BANGALORE, India - Nearly 26 years after toxic gas killed thousands of residents in Bhopal, India, a court on Monday found seven former executives of U.S. chemical giant Union Carbide's Indian subsidiary guilty of negligence and sentenced them to two years in jail.
The case represented the first criminal convictions in one of the world's worst industrial disasters. Victims and activists were quick to declare the sentences inadequate.
"Victims here believe that rather than a deterrent, this judgment is actually an encouragement for companies to work in a dangerous fashion," said Satinath Sarangi, a metallurgist and founder of the Bhopal Group for Information and Action. "They know that they will get away with mass murder."
In the early hours of Dec. 3, 1984, a pesticide factory owned by Union Carbide in the central Indian city of Bhopal released approximately 40 metric tons of deadly methyl isocyanate gas.
The poison spread on the wind, exposing about half a million people, many of whom woke up coughing, blinded and vomiting. The Indian government said the disaster killed 3,500 people, while activists put the number as high as 25,000.
Thousands have lived with cancer, blindness, respiratory problems, mental retardation, and immune, neurological, and reproductive disorders.
Particularly galling for many was the lack of mention in the Indian court's verdict of then-Union Carbide chief executive Warren Anderson, now 89, an American who jumped bail and fled India after the disaster.
The seven who were convicted, all Indian nationals, were released on $530 bail each and are expected to appeal. Each defendant was also fined $2,100. An eighth person named in the conviction has since died.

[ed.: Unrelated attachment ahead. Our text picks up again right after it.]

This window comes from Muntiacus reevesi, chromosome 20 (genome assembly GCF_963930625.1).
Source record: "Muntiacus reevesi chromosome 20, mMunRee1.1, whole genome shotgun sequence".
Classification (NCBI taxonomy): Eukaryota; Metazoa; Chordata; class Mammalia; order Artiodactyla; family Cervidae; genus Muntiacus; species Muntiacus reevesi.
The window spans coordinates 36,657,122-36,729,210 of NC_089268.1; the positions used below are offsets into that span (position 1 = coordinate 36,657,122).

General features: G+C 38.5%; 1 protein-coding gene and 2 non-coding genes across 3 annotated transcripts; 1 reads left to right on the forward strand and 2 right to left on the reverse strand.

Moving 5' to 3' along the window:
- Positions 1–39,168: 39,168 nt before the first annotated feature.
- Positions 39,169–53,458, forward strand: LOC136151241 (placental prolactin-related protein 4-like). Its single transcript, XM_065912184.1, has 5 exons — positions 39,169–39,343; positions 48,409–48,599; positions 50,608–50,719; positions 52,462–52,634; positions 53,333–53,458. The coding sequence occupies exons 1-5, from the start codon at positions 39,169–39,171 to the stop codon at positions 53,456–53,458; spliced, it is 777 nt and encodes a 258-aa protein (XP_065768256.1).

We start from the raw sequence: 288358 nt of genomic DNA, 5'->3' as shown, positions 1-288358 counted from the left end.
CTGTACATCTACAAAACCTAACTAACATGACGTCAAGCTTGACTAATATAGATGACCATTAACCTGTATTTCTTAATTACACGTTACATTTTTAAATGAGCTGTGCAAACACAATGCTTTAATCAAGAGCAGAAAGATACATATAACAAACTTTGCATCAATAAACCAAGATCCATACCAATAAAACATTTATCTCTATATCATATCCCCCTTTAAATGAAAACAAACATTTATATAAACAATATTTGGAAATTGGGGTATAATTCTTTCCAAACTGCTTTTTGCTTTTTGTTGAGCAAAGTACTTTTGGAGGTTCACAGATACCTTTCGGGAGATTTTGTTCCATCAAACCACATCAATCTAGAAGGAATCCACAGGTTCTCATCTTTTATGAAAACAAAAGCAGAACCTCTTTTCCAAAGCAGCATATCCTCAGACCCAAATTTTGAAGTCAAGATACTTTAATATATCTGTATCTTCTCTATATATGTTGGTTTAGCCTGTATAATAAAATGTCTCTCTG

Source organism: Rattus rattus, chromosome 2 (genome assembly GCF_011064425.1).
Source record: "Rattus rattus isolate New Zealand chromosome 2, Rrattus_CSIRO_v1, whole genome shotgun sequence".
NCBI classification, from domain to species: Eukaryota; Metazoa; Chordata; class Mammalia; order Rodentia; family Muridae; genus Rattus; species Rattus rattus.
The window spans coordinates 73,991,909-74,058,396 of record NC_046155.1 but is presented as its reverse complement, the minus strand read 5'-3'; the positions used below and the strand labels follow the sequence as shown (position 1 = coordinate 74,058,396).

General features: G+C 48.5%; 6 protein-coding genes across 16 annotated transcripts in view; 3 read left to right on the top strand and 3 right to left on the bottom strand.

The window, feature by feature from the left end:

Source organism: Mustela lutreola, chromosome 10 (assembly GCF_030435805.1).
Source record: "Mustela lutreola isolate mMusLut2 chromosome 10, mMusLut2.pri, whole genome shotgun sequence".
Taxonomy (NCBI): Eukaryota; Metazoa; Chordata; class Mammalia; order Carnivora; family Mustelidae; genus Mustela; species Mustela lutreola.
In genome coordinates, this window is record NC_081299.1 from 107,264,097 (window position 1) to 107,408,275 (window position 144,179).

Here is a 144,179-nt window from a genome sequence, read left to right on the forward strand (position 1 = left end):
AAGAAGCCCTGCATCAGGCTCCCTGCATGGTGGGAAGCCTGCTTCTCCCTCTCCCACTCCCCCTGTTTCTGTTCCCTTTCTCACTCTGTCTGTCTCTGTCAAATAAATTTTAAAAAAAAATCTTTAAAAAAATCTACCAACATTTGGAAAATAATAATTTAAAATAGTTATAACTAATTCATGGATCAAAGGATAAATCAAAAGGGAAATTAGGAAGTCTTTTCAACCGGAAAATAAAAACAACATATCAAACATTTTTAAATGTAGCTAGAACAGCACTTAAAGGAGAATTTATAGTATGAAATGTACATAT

Union Carbide India was fined $10,600. But it's not clear the fine will ever be paid: Michigan-based Dow Chemical Co. acquired Union Carbide, the parent company, in 2001 and has denied any inherited responsibility for the incident or its aftermath.
A report released late last year by Bhopal Medical Appeal, an advocacy group, said groundwater it tested months earlier, in June, contained 2,400 times the recommended safe levels of carbon tetrachloride, a carcinogen banned from U.S. products in the 1970s.
Indian courts, with 30 million cases pending, are notoriously creaky, and it's not unusual for a decision to take decades.
Local TV networks voiced outrage at the verdict. "Black Monday again," said one.
Victims protesting in front of the courthouse lashed out at the courts, politicians and government for allegedly failing to hold the U.S. company accountable.
"They are puppets in the hands of the U.S.," one victim told local reporters.
Among those convicted was Keshub Mahindra, then chairman of Union Carbide India and now chairman of Mahindra and Mahindra Group, one of India's largest corporations.
Over the years, Bhopal has become shorthand for corporate irresponsibility.
Union Carbide agreed in 1989 to a $470 million out-of-court settlement with the Indian government that absolved it of further liability. Many victims and survivors got about $500. Tens of thousands of people, unable to navigate the complex registration process, received nothing, critics said.